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Philadelphia author Eric Smith’s latest YA venture is a love letter to gaming and geekdom. Split between narratives featuring two characters, New Jersey gamer Divya Sharma and Philly writer Aaron Jericho, Don’t Read the Comments is a spin on Gamergate with a frustrated teenage girl at the center.
Divya and Aaron
Divya is a recent high-school graduate who finds herself bearing the financial load of her two-person household, live-streaming the video games she plays online through Glitch (a stand-in for real-life game-streaming platform Twitch) for revenue and sponsorships. Her single mom is a graduate student, her father opted out of the family before the events of the novel, and Divya still manages to find joy in gaming despite the pressures of playing for sponsors as well as the ugly underbelly of gaming while female, which means almost constant harassment, sexual as well as other types, simply for doing her job.
Aaron is a writer for an indie gaming startup in the city, spending the summer before his senior year of high school trying to get recognition and back pay for his groundbreaking fantasy script. Complicating matters is his successful physician mother, who wants a more traditional career trajectory for her son, preferably one that echoes her own.
Claiming space in geek culture
Aaron and Divya predictably “meet” while adventuring on the season’s hottest game, Reclaim the Sun, a multi-planet roving quest. Their online adventures are a haven in their increasingly stressful lives. Aaron’s character is a familiar trope: the creative child butting against strict, traditionalist parents, but his parents are much more gracefully and sympathetically rendered than most, more fully fleshed out than the typical antagonistic authority figures. However, it is Divya, who is struggling to keep a roof over her head and forced to commodify everything, from her hobbies to what she wears, in order to maintain a minimum decent standard of living, who feels very of-the-moment and relatable. In the era of car shares, home shares, and the gig economy, Divya is a clear-cut example of the toll it takes when not only every penny, but every minute, needs to be accounted for.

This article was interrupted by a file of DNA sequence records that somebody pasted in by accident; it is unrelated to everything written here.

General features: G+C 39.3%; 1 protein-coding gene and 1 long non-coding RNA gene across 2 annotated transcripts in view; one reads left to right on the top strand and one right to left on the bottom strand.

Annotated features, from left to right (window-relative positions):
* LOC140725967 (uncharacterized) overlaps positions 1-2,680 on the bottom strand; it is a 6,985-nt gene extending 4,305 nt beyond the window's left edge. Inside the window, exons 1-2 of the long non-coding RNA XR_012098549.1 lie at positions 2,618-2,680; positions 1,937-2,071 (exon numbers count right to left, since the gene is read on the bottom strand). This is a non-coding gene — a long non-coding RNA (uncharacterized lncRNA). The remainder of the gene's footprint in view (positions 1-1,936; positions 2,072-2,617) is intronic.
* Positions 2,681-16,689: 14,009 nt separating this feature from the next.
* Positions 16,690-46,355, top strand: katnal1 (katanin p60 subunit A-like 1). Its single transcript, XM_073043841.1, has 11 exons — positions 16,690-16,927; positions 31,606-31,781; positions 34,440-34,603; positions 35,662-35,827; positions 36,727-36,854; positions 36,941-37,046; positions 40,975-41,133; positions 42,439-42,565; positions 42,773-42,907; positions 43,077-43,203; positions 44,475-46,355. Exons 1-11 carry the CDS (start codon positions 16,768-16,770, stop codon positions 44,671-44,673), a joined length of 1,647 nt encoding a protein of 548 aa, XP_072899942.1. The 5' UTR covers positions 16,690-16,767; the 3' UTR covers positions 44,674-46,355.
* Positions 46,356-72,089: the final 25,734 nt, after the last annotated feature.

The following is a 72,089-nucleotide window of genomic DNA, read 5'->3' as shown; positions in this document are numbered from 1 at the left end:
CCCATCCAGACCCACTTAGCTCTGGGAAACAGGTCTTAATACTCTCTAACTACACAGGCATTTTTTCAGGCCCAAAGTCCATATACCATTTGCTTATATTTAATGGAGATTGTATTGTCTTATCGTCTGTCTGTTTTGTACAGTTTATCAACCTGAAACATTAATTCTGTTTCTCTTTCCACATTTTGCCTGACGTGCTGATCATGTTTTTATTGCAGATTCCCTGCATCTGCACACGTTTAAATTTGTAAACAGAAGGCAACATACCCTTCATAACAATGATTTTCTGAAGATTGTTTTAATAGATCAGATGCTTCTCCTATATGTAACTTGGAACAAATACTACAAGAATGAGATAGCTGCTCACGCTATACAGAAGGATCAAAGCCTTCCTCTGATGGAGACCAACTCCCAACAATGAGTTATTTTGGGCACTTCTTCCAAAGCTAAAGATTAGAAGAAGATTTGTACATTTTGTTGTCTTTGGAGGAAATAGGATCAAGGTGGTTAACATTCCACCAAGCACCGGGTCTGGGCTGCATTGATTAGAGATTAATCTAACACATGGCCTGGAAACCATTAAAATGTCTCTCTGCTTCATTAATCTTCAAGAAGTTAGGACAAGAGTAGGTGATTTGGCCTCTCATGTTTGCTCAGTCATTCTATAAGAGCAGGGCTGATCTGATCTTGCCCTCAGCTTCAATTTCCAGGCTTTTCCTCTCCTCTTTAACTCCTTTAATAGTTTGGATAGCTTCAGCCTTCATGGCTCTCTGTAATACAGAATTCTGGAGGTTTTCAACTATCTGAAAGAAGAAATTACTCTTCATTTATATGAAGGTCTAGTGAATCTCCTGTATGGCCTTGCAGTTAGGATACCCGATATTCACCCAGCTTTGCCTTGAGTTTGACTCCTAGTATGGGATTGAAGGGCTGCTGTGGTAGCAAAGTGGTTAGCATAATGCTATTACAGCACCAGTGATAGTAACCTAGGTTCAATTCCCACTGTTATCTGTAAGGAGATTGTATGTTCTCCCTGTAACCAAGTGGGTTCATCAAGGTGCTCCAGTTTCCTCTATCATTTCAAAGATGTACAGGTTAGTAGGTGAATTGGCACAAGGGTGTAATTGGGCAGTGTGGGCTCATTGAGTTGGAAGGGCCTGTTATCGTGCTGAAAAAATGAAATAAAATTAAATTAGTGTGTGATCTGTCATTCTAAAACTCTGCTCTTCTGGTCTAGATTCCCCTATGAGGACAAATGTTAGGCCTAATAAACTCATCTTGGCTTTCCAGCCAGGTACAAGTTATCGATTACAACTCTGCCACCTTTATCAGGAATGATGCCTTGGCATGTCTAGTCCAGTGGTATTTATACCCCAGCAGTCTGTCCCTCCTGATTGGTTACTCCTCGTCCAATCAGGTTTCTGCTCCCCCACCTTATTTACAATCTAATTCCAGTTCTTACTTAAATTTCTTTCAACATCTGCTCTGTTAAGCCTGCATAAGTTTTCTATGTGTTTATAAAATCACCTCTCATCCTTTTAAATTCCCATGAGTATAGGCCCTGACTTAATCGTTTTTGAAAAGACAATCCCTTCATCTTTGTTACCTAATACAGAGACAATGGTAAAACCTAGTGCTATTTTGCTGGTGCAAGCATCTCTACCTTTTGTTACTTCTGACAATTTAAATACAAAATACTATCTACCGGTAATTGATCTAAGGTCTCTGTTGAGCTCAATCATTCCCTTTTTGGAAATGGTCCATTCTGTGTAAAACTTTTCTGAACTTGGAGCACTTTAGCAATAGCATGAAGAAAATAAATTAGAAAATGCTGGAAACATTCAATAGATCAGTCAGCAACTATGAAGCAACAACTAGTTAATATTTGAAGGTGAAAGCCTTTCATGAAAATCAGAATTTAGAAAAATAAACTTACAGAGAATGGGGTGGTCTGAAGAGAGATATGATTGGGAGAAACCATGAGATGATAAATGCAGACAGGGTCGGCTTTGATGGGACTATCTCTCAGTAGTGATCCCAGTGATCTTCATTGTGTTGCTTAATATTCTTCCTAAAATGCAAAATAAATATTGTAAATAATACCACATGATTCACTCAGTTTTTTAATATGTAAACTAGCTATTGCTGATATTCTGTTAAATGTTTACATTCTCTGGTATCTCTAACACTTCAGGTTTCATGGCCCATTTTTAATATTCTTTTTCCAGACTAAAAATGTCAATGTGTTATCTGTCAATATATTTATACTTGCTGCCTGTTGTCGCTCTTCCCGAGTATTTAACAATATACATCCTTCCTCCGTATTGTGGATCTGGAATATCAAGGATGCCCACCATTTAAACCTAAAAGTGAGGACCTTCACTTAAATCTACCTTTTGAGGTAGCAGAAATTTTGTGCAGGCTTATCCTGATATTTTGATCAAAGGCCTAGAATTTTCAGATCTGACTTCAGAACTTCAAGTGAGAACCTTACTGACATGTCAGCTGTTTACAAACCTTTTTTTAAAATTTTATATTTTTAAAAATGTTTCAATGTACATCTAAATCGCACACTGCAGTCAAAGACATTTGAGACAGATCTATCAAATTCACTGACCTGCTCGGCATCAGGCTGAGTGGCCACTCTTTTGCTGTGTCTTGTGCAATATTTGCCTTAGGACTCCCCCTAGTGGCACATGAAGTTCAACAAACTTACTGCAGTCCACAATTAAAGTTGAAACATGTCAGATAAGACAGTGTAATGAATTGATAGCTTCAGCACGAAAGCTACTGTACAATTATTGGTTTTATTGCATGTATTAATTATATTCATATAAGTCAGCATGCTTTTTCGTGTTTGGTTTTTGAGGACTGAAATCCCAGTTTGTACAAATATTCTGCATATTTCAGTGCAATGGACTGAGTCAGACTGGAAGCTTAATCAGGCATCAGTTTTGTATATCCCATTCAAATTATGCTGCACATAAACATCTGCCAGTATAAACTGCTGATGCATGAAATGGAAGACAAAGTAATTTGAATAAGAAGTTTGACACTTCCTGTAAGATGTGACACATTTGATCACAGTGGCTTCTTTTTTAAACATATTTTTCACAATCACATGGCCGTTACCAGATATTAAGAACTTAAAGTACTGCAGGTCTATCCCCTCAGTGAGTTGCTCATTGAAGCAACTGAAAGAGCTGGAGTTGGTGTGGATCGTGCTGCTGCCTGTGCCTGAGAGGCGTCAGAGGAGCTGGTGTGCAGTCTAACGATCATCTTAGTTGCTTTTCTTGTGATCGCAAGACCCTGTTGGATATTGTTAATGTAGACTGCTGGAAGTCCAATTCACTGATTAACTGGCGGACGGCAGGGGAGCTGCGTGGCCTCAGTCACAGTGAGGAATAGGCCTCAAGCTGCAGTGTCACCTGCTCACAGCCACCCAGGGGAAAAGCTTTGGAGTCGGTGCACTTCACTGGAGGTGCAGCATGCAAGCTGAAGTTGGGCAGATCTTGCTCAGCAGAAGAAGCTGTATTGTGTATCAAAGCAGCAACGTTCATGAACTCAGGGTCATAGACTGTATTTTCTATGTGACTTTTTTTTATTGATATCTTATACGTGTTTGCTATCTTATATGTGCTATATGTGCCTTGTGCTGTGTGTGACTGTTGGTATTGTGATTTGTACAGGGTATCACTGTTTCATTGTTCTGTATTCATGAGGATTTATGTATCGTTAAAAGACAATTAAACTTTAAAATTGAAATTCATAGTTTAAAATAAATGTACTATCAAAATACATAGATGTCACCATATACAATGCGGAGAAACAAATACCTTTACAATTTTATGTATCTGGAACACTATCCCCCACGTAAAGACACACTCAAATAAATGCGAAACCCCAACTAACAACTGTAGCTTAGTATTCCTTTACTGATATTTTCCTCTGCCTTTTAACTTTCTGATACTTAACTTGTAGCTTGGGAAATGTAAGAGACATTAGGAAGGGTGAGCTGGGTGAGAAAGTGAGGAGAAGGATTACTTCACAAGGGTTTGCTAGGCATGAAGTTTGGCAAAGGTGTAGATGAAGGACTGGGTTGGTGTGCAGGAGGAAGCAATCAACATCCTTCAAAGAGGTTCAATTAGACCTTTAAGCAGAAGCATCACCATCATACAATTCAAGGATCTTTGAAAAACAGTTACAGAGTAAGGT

Into the mix enter the Vox Populi, an online group of gamers with grandiose ideas of what it means to be a gamer and how outsiders should be dealt with. They hate Divya for being a girl and resort to increasingly aggressive digital and real-life maneuvers to bump her out of their sphere. To someone unfamiliar with online culture, they might come off as cartoonish and one-dimensional. To anyone who’s tried to claim space in geek culture, they are horrifyingly real.
No savior needed
Fans of Ashley Poston’s Geekerella books will find Smith’s prose is charming and endearing. His plot shifts fluidly between Divya’s and Aaron’s distinct voices and intertwined narratives, and he’s smart enough to allow Divya to be her own white knight, while Aaron’s more impulsive ideals about saving her are rapidly and routinely checked by his best friend. Aaron is awkward and well-intentioned, but he’s never allowed to overshadow Divya’s story. In the end, he provides stalwart support, but the story belongs to her.
What, When, Where
Don’t Read the Comments. By Eric Smith. New York. Inkyard Press, Harlequin Enterprises, January 28, 2020. 368 pages, hardcover. $18.99. Buy it here.
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